Warning: This post is long and full of Game of Thrones references
I’m 43 years old and I’ve spent most of those years struggling to figure out what my purpose on this planet is. I’m not a lone wolf here. I get that most people struggle with this at some point in their lives. Bear with me.
As a kid, I wondered if my future purpose might be to grow up and be a wife and a mom.
As a teenager, I felt like my purpose was just to be a good student, to be a good person, and to make it to my 20s.
In my 20s, my purpose seemed to hover among be a good role model for my younger siblings, be a career woman, then figure out if I wanted marriage.
Into my 30s, my purpose seemed cemented: I was going to be the best damn parent and wife on the planet. Natural motherhood wasn’t in the stars for me, but I was a rockstar stepparent. And don’t get me starting on how awesome I was as a wife.
When I got divorced at 37, everything I thought I wanted came crumbling down around me. I spent a lot of my adulthood focused on filling a need to have my own family that it wound up being the very thing that nearly did me in. A family to call my own was the Red Keep to my Cersei.
Divorce did more than contractually end my marriage. It made me realize things about myself.
For one thing, I’m hella independent. I was an only child until I turned 18 so I knew how to be alone, but put me in situations where I have to handle things all by myself and get sh*t done as an adult? Mother of Dragons material right here. I bought my own car, road tripped cross-country, travelled internationally, lawyered up to fight an ex, did my own taxes, set my own budget, rented my own places, dealt with some pretty serious health issues…alone.
Yes, I had my best friends to keep me company and encourage me, but during the darkest parts of my darkest days, it was me and me alone that fell asleep with my thoughts. And it was me, myself, and I who were in the lawyer’s office, the doctor’s office, or the car dealership showroom making the decisions of how to move myself forward.
The independence also gave way to noticing how strong I was. Physically-speaking, I’m not running marathons, bench pressing my body weight, or becoming an Ayra-level assassin any time soon. I do, however, have a pretty impressive core, arm strength, and leg strength thanks to dancing lessons, pole fitness, aerial/zero-gravity yoga, and the training to become a second degree black belt in Karate. If you’ve ever trained for something physically painful, you’ll know how much physical and inner strength that requires.
Mentally-speaking, I have endured a sh*t ton in my life. That’s fodder for another conversation, but suffice it to say, when Elizabeth Gilbert talks about how strong women didn’t get that way because shit worked out, I count myself among the strong women. I deal with a lot of what life puts in my path by myself, without a knight, a champion, or a dependent to help take the load off (all praise Queen Sansa). Being strong is exhausting, but the rewards seem worth it.
And as many times as life has put something in my path that has knocked me down, I’ve always gotten back up, dusted myself off, and tried again. My resilience is something that didn’t become clear to me until recently. My happiness and sadness about what I’m doing and where I’m leaving my mark on this world ebbs and flows. I can be on top of the world with joy one day and then someone tells me I’m too ambitious, too direct, too energetic, too passionate, or too compassionate to match with them or their needs, and my ego and my self esteem can crumble to the ground for a hot minute. Consistently, though, I’ve never stayed down. I’ve always taken stock in my strengths, looked at where I need more work, then get back up and fought again.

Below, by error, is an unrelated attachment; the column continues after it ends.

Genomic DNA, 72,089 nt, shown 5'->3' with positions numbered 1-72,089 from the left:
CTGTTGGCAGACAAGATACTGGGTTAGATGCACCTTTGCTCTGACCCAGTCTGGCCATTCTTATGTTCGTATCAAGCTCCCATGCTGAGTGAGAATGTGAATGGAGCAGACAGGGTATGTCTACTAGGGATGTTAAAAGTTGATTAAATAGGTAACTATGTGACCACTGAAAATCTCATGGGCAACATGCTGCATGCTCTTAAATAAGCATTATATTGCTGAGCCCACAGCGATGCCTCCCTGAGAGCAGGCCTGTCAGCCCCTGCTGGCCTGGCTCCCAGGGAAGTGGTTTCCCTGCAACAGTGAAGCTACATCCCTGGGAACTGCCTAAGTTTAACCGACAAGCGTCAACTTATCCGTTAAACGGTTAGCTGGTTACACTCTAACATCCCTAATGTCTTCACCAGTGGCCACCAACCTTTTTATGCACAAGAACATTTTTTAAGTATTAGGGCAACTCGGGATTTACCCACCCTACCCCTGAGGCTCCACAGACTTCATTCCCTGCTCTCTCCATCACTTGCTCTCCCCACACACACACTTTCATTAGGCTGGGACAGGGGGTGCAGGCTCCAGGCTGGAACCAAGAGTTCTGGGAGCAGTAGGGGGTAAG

In other words, when the Lord of Upsetting Sh*t has shown up in front of me, my response has always been, “Not Today.”
Queen of the North
All of the trials, tribulations, tears, strength, resilience, ambition, and independence have led up to what I think might be my purpose.
When I was a stepmom and ran a fairly successful online mini-empire for stepmoms, I heard a lot of women tell me that my stories and my honesty helped them feel less alone in their own situations. That they saw me doing something, or enduring something, and they knew at the very least, they had a companion they could ride along side with. That felt amazing to know that I could help people like that.
Since launching this blog and making it more public, I’ve had friends tell me to keep writing because it helps them feel less alone and/or more inspired. And I like knowing that I can help someone feel less alone. I think at our core, all of us have that little child inside of us that worries that no one likes us for who we really are. Most of us are too afraid to tell anyone else that, so we read, watch, or listen to those who are brave enough to share their stories.
Which all leads me to my purpose… I want to help people feel less alone. I want to write, I want to speak, I want to get up and do funny or embarrassing things to lighten the mood. I want to share stories.
Beyond the Wall
This doesn’t really change much for this blog other than I need to try to write on it more. If I want to write and speak and share, I need to do it more often than once a month.
I’ve been dealing with a few things in the last few months that have felt tremendously heavy and I haven’t wanted to talk about them very much. I know from past experiences that on some level I need to find a way to use it for good.
I want to invite people to reach out when they feel like they need a friend, a motivator, or just someone to listen to them.
I’m not sure I want to build a “Let me help you find your inner GoT Warrior” conglomerate, but I would like to do something that helps people go on about their lives feeling good about themselves.
Let me know, oh friendly wolf pack that you are, what can we do to help each other out?